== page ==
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Colleges Seek to Save Student Aid Experiments

Colleges Seek to Save Student Aid Experiments
February 16, 2009

College financial aid officials are seeking to return an unwanted Christmas present the Bush administration delivered in its waning days in office: a plan to eliminate a program that eases federal rules governing financial aid to encourage experiments designed to improve the delivery of assistance to students.

In a December 23 letter to presidents of more than 100 colleges, Vince Sampson, deputy assistant secretary for policy, planning and innovation at the tail end of Education Secretary Margaret Spellings' term, said that department officials would end as of June 30 the innovations the institutions had undertaken as part of the government's "experimental sites" program.

The department, Sampson wrote, had determined that all but one of the various experiments "have not been successful in that they have not lead [sic] to changes in either the [Higher Education Act] or the implementing regulations" that the agency crafts to carry out the higher education law.

The department's decision has perplexed and infuriated financial aid officers, who say that the experimental sites program, which was created as part of the Higher Education Act renewal of 1992 and took effect in 1995, has encouraged innovation and benefited students.

In a February 13 letter to Education Secretary Arne Duncan -- and copied to key members of the Congress -- the National Association of Student Financial Aid Administrators urged Education Department leaders to reverse the "ill-conceived" decision by their predecessors. "The experiments," wrote Philip R. Day Jr., NASFAA's president and CEO, "have proven that administrative cost savings and improved service to students resulted from these alternative methods."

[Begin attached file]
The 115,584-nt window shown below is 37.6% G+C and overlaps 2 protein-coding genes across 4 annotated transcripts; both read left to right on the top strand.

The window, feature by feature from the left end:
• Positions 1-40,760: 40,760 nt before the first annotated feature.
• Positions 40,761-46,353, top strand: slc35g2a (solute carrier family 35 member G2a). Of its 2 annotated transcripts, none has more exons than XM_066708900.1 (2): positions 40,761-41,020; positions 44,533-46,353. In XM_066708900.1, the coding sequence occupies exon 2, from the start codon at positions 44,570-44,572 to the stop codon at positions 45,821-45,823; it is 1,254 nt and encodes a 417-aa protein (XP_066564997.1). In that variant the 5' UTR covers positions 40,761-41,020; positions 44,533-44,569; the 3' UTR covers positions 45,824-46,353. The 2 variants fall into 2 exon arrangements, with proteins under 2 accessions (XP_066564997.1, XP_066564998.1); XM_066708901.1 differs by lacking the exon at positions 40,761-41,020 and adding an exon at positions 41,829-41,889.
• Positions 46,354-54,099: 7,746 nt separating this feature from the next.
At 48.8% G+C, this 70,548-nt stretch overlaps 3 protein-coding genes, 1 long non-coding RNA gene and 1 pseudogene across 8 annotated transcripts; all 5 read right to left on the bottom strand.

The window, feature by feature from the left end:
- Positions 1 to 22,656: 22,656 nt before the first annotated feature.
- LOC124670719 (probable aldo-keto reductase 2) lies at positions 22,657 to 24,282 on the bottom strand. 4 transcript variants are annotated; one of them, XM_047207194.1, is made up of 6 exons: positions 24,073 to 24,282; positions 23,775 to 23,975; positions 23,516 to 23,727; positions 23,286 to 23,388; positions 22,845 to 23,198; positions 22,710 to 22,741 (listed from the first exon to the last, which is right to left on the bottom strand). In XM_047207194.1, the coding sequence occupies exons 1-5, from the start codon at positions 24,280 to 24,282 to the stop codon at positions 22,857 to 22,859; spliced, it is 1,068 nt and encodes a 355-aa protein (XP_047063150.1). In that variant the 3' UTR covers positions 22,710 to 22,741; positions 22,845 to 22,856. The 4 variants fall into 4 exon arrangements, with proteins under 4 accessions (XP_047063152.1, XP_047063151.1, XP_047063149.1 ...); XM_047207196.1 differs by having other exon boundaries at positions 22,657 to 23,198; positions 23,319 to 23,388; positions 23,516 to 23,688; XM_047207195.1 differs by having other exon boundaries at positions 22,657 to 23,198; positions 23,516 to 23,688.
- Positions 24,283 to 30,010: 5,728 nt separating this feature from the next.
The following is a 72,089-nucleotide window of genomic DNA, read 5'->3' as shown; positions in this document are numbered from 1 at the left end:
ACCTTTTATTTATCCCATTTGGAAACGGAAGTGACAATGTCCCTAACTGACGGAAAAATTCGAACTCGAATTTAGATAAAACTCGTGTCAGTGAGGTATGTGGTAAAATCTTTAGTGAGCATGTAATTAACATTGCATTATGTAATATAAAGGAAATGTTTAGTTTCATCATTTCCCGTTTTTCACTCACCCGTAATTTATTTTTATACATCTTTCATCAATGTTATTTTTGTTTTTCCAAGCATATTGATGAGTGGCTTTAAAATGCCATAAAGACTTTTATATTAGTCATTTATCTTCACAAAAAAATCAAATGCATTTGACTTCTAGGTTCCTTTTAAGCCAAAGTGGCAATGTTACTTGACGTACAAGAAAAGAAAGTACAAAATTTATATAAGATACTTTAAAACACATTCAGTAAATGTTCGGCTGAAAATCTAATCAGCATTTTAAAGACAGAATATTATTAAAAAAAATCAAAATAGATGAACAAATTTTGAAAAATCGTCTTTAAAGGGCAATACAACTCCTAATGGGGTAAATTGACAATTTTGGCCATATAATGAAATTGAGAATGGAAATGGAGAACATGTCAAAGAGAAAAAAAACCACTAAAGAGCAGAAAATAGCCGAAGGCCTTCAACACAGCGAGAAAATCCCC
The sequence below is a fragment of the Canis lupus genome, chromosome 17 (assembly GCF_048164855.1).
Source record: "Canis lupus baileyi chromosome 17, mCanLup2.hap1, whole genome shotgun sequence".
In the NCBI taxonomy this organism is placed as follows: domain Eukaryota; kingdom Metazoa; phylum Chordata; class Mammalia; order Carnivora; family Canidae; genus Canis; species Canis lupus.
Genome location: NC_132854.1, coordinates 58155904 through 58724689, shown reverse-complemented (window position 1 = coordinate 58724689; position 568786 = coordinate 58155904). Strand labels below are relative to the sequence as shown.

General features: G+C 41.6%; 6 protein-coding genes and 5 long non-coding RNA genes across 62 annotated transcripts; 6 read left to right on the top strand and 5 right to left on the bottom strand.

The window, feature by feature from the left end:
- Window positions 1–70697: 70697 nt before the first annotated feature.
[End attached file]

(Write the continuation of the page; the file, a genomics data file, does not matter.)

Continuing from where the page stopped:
Experiments with loan regulations, Day wrote, have "proven that alternative approaches do not result in higher default rates and students benefit by having timely access to loan funds to pay their expenses. Resources, both financial and human, are freed to better serve student aid recipients and their parents."

The NASFAA letter, which was written on behalf of more than 100 colleges that have participated in the experimental sites program, notes that the Education Department's own reviews of the program -- including the most recent one, issued last summer -- concluded: “The flexibility provided institutions participating in these experiments with non-trivial administrative relief. This relief not only allowed financial aid office staff to concentrate on other issues but reduced the time demands on students and their families as well.”

For example, Richard Shipman, director of the office of financial aid at Michigan State University, said in an interview Sunday that his institution, through its experiment relieving it of the requirement that it provide entrance loan counseling to every first time borrower, had proven that it could ease the demands on students and its own staff members without increasing the rate at which borrowers default.

By focusing its efforts on 15 percent of first-time borrowers deemed to be at highest risk of default, Michigan State has been able to provide better, more individualized counseling to those borrowers. "We found that we were able to understand our population better than a federal law can, and target our resources where it made sense, yet still protects federal funds," Shipman said.

Virtually all of the 109 colleges currently in the program have similar stories, said Larry Zaglaniczny, director of Congressional relations for NASFAA.

Shipman said that financial aid officers were baffled by the department's desire to get rid of a program that does not cost the federal government a dime, saves colleges and students time and effort, and provides data-driven guidance for how the government might improve its methods of delivering financial aid.

"There seems to be a little bit of mean-spiritedness here," he said. In recent months, Shipman said, department officials had argued that getting rid of the program would not be "a big deal" because "so few schools are taking advantage" of it -- without acknowledging that the department itself had limited the number of colleges participating in it.

"It's hard not to see it," Shipman said, "as kind of a parting shot as [Spellings] was leaving office."

 

 

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